Salmonella is a major water- and food-borne pathogenic bacteria that can cause serious gastroenteritis. It is the second most dominant bacterial cause of food-borne gastroenteritis worldwide. Typhoid and paratyphoid fevers, which are transmitted by the fecal-oral route, are important causes of fever, particularly in countries like India. Enteric fevers are caused by Salmonella typhi and S. paratyphi A and B. Typhoid is characterized by fever, headache, body ache, muscle cramps, diarrhea, and if untreated, can lead to coma, eventually resulting in death within three weeks.
The course of paratyphoid fever tends to be shorter and milder than typhoid. Improved sanitation and living conditions, as well as vaccination can reduce the incidence of enteric fevers, and the only treatment is antibiotic therapy. Two Salmonella serotypes other than S. typhi and S. paratyphi are most important worldwide: S. enteritidis and S. typhimurium. The incubation period of Salmonella gastroenteritis is 12-72 hours and the predominant feature is diarrhea. Vomiting may be present at the outset and blood is frequently present in the stool. Antibiotics are not indicated for uncomplicated Salmonella gastroenteritis. However, evidence of bacteremia (spread of bacteria to blood) is a clear indication for antibiotic therapy.
Transmission is predominantly by contaminated water or raw animal food products, particularly poultry, eggs, egg products, meat, meat products, unpasteurized milk, or other unpasteurized dairy products. Thorough cooking and processing effectively kills Salmonella bacteria. Therefore, inculcation of scrupulous procedures for food handling and hygienic food preparation practices are of paramount importance in limiting the spread of Salmonella bacteria.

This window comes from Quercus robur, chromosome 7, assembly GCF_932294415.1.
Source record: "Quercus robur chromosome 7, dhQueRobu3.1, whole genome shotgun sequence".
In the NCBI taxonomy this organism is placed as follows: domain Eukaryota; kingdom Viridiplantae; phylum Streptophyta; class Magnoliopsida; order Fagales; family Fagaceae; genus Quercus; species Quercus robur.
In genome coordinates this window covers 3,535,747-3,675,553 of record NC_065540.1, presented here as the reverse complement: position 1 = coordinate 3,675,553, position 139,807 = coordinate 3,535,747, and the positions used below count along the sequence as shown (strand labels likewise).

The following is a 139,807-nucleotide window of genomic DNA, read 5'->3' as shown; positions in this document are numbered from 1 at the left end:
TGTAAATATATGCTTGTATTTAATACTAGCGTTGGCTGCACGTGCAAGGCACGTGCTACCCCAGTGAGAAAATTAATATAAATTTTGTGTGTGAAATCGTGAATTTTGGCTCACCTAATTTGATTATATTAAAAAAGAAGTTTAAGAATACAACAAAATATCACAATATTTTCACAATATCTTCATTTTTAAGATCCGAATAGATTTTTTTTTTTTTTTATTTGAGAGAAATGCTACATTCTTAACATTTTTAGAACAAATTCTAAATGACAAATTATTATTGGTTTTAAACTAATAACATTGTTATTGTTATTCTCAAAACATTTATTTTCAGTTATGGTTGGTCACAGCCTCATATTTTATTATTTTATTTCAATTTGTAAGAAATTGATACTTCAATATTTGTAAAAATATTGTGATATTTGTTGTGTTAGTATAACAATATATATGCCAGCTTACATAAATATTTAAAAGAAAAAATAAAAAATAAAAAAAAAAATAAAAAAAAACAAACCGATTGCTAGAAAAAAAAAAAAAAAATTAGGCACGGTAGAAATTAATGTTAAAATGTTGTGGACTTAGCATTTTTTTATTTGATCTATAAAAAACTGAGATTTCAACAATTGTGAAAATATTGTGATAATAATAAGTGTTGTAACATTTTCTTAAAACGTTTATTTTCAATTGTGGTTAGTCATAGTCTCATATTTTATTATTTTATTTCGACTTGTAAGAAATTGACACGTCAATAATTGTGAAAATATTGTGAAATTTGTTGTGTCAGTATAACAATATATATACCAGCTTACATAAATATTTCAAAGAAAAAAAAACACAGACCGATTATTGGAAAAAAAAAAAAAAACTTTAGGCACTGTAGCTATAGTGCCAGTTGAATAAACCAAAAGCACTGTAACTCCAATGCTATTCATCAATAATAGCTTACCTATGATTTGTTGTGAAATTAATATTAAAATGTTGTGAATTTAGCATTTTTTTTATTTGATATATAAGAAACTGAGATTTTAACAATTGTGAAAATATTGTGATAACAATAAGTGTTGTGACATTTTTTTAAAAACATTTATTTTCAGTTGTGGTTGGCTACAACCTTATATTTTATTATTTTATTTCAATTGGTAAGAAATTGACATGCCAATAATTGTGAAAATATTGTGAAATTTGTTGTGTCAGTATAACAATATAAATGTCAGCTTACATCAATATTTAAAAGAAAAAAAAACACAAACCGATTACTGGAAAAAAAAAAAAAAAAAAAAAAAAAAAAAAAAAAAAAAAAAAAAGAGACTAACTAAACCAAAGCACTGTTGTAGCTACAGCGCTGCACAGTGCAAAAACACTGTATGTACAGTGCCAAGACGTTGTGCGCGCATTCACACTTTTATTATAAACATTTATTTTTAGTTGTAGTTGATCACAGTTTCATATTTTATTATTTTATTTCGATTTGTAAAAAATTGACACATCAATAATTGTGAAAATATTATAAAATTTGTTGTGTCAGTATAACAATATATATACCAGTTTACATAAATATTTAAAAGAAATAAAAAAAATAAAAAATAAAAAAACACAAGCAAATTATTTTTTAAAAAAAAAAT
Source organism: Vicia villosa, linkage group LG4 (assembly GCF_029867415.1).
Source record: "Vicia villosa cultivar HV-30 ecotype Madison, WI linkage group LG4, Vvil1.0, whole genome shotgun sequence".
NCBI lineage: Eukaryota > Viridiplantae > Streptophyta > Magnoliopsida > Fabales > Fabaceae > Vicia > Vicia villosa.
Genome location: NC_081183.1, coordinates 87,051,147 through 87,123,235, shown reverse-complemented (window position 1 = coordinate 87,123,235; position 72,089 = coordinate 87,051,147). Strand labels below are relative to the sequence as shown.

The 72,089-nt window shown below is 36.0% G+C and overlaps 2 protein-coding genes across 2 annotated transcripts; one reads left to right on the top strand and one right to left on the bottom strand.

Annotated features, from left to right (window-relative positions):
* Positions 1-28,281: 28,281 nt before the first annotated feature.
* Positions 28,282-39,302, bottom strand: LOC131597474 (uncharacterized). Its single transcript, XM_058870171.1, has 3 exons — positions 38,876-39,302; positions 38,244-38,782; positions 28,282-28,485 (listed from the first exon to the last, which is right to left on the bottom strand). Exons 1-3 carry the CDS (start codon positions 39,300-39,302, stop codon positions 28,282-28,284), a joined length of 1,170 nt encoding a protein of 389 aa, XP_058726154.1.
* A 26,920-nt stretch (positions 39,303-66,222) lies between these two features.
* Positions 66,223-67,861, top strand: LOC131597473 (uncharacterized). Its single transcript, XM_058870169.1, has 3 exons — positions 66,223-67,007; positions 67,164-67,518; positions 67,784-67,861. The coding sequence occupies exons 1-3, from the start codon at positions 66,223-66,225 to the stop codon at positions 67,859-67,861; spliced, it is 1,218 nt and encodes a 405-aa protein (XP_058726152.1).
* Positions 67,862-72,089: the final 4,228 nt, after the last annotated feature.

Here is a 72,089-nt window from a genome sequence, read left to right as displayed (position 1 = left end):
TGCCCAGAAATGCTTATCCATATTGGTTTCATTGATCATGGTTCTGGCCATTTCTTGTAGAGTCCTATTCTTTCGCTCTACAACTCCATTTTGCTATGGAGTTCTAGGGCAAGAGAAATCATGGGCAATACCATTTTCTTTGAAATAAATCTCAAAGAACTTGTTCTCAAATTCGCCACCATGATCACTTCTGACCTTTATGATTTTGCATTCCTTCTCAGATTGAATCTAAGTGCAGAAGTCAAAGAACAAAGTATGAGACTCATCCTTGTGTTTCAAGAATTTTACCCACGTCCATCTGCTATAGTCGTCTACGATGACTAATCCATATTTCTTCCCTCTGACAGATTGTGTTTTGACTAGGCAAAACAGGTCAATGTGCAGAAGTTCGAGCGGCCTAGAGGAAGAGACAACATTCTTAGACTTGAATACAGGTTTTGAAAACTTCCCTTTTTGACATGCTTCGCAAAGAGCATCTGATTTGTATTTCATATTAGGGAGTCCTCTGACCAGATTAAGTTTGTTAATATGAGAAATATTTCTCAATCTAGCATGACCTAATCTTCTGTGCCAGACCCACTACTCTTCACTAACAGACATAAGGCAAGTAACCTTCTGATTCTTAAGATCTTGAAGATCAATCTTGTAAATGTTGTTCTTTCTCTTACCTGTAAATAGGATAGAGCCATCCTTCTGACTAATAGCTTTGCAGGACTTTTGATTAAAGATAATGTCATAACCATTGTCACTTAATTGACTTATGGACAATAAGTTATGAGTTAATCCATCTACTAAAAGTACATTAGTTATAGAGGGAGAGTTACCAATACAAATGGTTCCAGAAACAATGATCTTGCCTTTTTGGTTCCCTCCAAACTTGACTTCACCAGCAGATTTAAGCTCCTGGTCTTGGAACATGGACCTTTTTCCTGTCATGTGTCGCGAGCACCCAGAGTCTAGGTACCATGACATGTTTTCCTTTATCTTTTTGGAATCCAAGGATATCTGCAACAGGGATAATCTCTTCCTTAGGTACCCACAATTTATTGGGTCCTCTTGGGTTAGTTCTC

The Food Safety and Standards (Food Products Standards and Food Additives) Regulations, 2011 clearly stipulates that all packaged food, in particular infant food, must be free from Salmonella bacteria. Unsafe food-handling and packaging, even in highly developed countries like the USA have been reported. For example, the Food Safety and Standards Authority of India (FSSAI) in its Advisory issued in 2009, reported Salmonella contamination of peanut butter in a packaging plant in Blakely, Georgia, USA in January 2007 that caused 714 people to fall ill along with 9 deaths, leading to the recall of the dangerous packaged food product!
The foregoing discussion highlights the importance for the lab testing of food-borne pathogens like Salmonella. Our laboratory has over a decade of experience in testing for food-borne pathogens like Salmonella. We are equipped with state-of-the-art equipment for testing dangerous food-borne pathogens like Salmonella. We use methods that have been validated in compliance to meet national and international requirements for testing food-borne pathogens.
Our well-equipped laboratory has been identified as one of the top laboratories and is certified by NABL, FSSAI, BIS, CDSCO, ISM&H, APEDA, EIC/EIA, and AGMARK.
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